Tuesday, July 11, 2017

The Lesson of the Charlie Gard Affair

The Charlie Gard case is exciting conservatives from the US to the Vatican, because of what it says about government programs.

Charlie Gard is a baby in the UK with a severe genetic condition that has resulted in irreversible brain and organ damage. But there is an experimental treatment called "nucleoside therapy" and a US hospital has agreed to offer Charlie the treatment.

The BBC has a helpful article "Charlie Gard case explained" to help the perplexed.

If you read the BBC story it takes the line that science has decided the case and
courts ruled that the original [hospital] decision should stand and that it would be in Charlie's best interests to be allowed to die with dignity.
Notice the passive voice. What is more,
The therapy is a treatment, not a cure. And it is highly experimental.
All very good. And perfectly logical and in accordance with science and expert opinion. But this was not a passive decision as implied by the BBC's passive voice. What happened is that the British government decided not to spend the money to keep Charlie Gard alive.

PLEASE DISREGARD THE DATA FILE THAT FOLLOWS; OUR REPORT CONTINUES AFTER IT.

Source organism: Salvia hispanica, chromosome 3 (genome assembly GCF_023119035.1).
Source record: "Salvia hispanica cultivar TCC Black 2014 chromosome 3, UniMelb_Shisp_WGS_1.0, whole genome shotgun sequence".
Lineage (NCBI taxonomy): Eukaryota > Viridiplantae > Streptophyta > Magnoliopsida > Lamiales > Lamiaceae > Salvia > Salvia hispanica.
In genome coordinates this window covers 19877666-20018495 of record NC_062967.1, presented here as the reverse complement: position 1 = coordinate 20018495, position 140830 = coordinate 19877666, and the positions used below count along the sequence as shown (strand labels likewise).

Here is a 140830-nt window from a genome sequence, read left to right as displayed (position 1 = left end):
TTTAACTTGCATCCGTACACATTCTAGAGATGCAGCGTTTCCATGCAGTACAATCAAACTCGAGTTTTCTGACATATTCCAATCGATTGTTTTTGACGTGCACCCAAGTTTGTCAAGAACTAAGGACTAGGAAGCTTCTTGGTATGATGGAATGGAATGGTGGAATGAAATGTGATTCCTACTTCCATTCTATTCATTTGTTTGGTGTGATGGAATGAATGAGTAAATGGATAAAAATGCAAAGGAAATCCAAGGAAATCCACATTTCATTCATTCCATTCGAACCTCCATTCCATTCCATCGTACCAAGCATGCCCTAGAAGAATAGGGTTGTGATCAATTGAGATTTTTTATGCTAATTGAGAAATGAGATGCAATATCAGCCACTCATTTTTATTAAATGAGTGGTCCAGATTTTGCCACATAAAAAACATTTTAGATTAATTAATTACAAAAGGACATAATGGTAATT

Naturally the BBC is perplexed that folks like the Pope and Donald Trump have intervened. Thus
The president of the Royal College of Paediatrics and Child Health, however, says such interventions from high-profile figures, no matter how well-intended, are "unhelpful".
Of course he did.

Now I want to make two points here. The first is that the BBC and the British National Health Service all believe in the supremacy of the administrative state and its scientific world view: that expert opinion, based on settled science, administered through government programs, should be dispositive.

The second is that most people are perfectly happy with this, because it removes them from responsibility.

On the first point, the only problem is: what if the experts are wrong? We have the example of climate change where the ruling class, prompted by international bureaucrat Maurice Strong, decided that carbon dioxide was a problem and then set up an ideological system on the assumption that carbon-based energy equals more CO2 equals runaway global temperature equals the end of the world, therefore the ruling class should control the production and use of energy. OK, but what if they are wrong? How would we know? How could we correct the mistake?